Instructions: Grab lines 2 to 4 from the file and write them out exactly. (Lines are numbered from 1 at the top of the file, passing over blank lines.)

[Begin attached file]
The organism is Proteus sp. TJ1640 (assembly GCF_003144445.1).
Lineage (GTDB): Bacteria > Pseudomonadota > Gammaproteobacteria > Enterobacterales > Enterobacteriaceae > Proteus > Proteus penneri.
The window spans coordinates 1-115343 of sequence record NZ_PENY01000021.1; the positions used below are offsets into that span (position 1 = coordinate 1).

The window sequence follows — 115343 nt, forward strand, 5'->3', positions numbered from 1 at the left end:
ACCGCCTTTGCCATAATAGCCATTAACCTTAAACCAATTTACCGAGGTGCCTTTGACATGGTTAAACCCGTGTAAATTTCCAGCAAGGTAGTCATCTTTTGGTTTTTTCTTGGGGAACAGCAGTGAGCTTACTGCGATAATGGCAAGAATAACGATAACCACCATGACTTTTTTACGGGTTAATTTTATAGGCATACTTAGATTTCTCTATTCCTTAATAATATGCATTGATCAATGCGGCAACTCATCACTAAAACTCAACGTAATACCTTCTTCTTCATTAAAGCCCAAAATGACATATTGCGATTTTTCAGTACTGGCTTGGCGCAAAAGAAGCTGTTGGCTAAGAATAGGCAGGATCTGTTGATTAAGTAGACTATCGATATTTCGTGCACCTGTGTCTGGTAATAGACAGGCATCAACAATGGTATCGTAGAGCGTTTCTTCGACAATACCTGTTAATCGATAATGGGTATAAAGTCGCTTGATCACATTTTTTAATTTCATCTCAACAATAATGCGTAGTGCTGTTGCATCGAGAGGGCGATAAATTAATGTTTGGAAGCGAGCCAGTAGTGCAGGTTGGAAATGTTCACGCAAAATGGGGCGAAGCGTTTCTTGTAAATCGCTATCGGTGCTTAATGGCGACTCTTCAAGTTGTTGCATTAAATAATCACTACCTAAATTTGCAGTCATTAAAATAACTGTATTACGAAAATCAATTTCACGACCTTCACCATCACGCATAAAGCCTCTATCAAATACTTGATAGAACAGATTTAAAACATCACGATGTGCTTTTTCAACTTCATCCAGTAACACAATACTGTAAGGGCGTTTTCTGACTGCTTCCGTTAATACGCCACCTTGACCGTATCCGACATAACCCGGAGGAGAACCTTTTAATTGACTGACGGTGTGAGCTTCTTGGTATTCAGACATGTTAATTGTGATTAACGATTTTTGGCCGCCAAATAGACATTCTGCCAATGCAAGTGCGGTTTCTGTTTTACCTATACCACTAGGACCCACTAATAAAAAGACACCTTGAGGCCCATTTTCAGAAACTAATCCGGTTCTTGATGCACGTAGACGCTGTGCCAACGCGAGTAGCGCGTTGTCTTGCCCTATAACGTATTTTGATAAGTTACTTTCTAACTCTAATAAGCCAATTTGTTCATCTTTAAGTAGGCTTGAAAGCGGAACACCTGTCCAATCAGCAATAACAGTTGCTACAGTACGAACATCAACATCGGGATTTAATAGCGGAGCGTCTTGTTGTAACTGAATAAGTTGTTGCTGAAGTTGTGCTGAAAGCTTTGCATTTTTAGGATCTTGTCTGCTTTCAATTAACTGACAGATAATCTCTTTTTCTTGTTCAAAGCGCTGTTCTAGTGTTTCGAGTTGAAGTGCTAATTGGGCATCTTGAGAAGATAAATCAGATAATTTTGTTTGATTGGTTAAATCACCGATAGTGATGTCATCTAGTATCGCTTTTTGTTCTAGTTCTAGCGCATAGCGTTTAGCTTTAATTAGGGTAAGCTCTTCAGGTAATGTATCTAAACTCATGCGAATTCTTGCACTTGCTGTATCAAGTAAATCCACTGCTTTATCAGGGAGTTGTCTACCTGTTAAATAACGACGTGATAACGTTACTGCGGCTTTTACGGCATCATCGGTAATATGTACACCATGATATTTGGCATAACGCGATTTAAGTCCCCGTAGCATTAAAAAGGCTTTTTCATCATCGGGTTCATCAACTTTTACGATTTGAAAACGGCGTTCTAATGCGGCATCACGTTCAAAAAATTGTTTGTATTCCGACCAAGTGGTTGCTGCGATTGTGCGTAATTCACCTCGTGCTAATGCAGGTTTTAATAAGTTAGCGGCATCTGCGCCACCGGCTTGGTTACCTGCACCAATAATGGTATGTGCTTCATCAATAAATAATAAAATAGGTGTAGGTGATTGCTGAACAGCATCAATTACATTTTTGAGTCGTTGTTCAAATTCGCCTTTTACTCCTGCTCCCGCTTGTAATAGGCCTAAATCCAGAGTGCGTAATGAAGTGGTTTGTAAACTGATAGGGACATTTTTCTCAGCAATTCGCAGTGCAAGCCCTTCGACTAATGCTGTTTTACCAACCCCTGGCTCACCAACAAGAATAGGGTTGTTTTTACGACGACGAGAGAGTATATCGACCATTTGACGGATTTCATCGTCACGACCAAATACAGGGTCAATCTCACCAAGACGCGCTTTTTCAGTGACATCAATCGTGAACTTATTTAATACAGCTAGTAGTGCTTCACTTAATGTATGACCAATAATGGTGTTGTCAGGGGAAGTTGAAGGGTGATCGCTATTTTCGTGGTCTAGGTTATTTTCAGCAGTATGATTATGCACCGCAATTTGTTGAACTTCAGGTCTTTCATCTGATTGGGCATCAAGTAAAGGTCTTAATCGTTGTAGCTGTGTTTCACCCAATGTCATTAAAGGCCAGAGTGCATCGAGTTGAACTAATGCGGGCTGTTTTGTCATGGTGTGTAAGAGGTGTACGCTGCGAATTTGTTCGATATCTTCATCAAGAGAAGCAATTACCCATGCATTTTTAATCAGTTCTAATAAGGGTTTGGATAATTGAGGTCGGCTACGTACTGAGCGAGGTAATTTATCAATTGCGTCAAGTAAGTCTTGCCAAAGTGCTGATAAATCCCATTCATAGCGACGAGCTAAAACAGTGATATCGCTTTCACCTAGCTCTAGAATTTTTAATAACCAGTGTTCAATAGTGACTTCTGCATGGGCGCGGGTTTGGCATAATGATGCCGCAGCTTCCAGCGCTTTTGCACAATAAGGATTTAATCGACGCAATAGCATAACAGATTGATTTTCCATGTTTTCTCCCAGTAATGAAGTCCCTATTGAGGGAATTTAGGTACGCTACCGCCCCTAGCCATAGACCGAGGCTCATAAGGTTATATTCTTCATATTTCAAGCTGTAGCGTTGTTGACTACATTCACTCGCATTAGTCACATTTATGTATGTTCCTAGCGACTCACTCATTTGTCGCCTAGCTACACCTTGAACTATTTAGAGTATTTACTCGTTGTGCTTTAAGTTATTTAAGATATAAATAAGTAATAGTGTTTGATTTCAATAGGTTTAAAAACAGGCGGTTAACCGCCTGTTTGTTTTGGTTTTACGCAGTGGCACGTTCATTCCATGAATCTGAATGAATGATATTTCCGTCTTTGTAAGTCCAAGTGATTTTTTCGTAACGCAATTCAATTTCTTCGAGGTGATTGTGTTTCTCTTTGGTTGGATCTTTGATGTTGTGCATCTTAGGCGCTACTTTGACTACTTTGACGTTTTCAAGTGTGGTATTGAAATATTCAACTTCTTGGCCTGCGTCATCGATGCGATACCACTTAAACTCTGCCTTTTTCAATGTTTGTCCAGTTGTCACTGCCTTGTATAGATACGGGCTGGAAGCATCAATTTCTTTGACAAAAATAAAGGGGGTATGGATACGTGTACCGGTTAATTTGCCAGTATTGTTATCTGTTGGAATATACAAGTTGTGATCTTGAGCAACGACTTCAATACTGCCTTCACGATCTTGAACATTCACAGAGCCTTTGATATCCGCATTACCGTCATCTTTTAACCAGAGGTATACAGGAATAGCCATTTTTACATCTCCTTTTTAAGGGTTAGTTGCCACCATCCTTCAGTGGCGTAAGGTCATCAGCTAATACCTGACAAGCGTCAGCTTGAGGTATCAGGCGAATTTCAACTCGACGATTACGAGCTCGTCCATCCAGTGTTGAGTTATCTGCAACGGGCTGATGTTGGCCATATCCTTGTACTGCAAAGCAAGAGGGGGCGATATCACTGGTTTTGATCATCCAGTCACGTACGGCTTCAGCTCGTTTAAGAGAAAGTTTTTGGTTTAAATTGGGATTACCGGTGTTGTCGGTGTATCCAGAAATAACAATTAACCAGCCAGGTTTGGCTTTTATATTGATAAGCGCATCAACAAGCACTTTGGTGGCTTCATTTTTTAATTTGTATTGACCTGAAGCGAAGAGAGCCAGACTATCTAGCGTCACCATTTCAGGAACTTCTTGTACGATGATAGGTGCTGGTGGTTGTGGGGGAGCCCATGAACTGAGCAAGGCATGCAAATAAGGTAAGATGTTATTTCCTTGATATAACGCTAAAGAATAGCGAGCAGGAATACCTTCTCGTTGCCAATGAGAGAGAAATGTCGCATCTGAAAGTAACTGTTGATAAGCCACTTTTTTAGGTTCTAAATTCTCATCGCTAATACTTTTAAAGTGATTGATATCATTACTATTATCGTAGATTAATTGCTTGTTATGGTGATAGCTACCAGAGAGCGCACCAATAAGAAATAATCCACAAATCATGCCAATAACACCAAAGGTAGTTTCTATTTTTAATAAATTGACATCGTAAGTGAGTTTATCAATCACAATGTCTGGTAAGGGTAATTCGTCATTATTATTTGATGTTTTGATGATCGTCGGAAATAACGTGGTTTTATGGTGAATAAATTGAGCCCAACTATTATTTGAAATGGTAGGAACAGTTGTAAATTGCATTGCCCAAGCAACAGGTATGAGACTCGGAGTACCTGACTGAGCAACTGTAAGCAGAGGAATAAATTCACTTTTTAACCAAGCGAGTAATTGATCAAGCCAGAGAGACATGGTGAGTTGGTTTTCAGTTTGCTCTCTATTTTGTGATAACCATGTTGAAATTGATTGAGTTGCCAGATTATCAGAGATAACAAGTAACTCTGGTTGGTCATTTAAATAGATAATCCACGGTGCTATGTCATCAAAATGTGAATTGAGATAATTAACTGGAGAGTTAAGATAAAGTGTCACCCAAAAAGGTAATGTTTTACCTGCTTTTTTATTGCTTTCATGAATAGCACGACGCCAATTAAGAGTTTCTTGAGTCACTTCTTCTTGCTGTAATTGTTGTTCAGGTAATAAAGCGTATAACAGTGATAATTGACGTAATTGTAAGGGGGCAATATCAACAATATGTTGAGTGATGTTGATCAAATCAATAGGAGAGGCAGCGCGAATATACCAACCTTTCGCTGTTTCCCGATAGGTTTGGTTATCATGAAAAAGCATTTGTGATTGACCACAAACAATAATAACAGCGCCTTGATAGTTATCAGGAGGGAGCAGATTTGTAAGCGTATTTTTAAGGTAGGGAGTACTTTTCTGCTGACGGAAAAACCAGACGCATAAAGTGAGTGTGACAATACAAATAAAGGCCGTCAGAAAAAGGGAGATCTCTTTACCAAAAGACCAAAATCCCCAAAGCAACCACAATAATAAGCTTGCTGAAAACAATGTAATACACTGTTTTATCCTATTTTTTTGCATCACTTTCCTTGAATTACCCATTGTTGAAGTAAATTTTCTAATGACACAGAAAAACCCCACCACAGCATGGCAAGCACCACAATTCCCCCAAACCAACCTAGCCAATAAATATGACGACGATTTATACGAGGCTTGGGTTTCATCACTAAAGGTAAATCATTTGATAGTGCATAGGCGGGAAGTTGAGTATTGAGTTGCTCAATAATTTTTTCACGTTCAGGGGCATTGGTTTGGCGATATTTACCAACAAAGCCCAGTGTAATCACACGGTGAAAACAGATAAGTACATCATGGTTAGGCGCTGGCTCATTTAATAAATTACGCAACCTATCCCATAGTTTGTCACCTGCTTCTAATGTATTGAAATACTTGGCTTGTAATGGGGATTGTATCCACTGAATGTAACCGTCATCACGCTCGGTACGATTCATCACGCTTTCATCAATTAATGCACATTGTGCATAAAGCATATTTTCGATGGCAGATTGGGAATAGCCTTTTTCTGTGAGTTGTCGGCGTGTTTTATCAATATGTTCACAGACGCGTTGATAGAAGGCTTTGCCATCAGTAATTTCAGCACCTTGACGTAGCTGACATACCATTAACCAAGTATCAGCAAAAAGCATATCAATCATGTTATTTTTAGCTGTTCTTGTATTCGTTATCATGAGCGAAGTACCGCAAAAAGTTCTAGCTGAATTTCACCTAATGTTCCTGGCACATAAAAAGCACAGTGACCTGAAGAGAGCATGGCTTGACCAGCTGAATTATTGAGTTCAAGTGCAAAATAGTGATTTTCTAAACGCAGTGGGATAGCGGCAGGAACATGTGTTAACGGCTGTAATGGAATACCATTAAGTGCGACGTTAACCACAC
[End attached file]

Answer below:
Lineage (GTDB): Bacteria > Pseudomonadota > Gammaproteobacteria > Enterobacterales > Enterobacteriaceae > Proteus > Proteus penneri.
The window spans coordinates 1-115343 of sequence record NZ_PENY01000021.1; the positions used below are offsets into that span (position 1 = coordinate 1).

The window sequence follows — 115343 nt, forward strand, 5'->3', positions numbered from 1 at the left end: